Coast Guard Sector New Orleans launched two shoreline assessment teams Tuesday morning to identify potential shoreline impacts on the Mississippi River and any recoverable oil product from the discharge, which took place on Monday. The spill closed the river for a time but the river is now open to one-way traffic around the site.

The discharge was a result of the 751' bulkcarrier Privocean breaking free from its moorings at the Ergon St. James facility and drifting down river and colliding with the 98' towing vessel Texas, which was moored at the time. The Privocean continued to drift down river and also collided with the 816' tanker Bravo

A Coast Guard overflight took place from mile marker 165 to 180 to assess any sheen or oil products. Other than a small amount of sheen near the incident location, no sheen or recoverable oil was observed during the overflight.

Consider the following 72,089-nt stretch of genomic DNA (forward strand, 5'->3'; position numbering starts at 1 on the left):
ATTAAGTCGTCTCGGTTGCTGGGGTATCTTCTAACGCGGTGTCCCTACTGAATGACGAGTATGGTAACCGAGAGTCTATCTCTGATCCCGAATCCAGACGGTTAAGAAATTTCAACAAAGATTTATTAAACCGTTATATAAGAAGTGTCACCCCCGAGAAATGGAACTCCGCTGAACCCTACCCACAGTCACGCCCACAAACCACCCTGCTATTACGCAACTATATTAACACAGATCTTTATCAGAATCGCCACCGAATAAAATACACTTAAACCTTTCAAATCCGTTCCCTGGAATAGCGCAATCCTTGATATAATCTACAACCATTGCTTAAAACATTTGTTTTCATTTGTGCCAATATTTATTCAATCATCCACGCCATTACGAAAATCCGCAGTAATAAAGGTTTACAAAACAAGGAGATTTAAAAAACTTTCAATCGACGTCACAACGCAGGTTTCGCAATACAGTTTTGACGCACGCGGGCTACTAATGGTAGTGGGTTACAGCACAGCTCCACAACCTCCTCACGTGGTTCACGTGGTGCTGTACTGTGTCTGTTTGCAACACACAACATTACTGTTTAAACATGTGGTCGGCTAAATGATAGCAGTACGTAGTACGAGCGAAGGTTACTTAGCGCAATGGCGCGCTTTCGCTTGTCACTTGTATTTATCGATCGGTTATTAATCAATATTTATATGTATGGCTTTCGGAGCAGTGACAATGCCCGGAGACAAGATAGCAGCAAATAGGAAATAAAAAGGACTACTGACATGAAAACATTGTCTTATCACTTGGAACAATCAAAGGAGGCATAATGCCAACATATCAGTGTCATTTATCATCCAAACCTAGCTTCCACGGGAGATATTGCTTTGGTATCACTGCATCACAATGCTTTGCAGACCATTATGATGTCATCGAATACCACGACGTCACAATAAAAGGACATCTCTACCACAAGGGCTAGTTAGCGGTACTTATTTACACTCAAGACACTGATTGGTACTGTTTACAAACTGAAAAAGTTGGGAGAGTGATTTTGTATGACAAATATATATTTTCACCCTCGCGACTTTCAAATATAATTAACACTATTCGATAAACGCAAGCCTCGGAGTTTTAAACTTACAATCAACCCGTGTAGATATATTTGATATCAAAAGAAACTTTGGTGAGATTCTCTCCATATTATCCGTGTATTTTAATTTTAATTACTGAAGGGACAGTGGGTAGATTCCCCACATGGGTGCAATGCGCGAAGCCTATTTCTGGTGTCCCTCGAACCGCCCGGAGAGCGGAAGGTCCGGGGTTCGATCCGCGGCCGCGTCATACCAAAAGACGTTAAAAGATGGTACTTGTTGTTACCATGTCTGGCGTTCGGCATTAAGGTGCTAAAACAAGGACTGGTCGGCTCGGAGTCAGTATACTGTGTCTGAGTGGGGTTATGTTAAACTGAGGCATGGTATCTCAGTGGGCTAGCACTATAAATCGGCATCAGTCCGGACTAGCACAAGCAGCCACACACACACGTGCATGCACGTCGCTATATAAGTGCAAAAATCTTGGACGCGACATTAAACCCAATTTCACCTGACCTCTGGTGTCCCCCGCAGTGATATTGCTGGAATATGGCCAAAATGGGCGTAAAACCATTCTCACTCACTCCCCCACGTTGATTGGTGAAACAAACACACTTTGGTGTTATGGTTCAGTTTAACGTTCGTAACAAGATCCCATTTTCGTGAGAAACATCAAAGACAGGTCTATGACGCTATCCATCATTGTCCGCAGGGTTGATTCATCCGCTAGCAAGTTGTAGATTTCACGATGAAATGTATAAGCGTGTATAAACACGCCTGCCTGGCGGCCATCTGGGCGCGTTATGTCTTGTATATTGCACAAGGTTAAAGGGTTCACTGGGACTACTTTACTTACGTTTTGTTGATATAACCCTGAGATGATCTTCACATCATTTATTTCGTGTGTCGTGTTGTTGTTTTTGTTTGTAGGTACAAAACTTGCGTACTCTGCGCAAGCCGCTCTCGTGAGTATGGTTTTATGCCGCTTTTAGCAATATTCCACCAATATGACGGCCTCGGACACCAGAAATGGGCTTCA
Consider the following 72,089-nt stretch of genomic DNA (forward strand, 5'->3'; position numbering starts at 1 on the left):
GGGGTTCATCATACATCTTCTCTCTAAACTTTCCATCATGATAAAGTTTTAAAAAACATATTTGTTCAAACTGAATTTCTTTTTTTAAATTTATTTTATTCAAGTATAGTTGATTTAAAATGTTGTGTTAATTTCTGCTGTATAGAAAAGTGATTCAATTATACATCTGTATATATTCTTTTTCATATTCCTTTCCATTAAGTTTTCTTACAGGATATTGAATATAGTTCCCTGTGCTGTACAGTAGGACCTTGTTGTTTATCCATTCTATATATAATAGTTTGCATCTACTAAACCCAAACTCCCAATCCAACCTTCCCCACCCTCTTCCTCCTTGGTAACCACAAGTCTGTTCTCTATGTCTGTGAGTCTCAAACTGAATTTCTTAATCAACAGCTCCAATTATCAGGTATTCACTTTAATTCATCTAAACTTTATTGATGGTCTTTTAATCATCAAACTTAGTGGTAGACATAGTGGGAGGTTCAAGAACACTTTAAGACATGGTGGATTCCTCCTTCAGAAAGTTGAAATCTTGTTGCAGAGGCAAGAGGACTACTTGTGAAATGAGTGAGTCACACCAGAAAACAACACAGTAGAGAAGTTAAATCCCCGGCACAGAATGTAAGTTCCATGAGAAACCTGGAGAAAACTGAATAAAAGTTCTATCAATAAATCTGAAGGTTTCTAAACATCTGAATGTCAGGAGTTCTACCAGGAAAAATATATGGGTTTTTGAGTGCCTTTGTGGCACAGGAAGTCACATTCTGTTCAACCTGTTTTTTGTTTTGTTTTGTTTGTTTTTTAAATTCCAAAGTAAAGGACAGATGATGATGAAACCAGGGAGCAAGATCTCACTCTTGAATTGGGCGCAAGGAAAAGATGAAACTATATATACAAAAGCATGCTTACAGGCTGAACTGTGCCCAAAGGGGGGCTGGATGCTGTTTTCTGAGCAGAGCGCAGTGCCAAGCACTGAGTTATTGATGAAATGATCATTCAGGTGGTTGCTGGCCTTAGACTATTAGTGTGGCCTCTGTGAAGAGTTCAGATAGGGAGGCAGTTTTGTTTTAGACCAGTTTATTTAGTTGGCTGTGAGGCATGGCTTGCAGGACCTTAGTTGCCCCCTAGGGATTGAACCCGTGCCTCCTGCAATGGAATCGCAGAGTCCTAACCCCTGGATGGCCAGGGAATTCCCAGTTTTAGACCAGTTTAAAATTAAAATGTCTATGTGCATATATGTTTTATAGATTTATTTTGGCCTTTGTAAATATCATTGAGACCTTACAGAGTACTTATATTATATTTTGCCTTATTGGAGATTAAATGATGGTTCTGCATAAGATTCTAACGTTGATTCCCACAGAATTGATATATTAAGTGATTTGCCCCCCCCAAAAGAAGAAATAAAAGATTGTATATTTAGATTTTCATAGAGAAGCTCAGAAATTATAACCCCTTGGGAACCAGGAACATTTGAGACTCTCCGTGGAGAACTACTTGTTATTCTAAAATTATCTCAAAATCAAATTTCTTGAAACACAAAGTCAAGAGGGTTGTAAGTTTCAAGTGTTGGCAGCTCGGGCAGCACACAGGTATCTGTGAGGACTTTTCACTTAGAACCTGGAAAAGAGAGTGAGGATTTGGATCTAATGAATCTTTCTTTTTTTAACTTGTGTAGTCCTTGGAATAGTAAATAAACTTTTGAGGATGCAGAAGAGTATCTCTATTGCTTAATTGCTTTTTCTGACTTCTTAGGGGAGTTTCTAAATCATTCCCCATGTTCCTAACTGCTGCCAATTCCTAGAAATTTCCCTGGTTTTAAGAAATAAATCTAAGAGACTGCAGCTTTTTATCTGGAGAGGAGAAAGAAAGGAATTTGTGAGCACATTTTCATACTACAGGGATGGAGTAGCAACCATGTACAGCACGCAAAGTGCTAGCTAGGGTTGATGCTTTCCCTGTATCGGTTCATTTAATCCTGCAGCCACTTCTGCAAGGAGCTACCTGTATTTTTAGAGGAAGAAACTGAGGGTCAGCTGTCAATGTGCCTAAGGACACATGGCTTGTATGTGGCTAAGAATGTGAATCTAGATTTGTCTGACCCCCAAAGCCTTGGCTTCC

A Coast Guard Station New Orleans 45-foot response boat crew was deployed to conduct a shoreline assessment starting at mile marker 96 and moving upriver. No reports of recoverable product have been received by the shoreline assessment teams, nor have any facilities on the Lower Mississippi River reported pollution.

The Coast Guard is actively monitoring the situation of all three vessels and affected areas down river. The Coast Guard will continue to evaluate any potential impacts to the environment.

Diving operations to complete an on-scene damage assessment are pending due to poor visibility. The Coast Guard had no information on who owned any of the vessels.

The cause of the incident is under investigation.

Ken Hocke has been the senior editor of WorkBoat since 1999. He was the associate editor of WorkBoat from 1997 to 1999. Prior to that, he was the editor of the Daily Shipping Guide, a transportation daily in New Orleans. He has written for other publications including The Times-Picayune. He graduated from Louisiana State University with an arts and sciences degree, with a concentration in English, in 1978.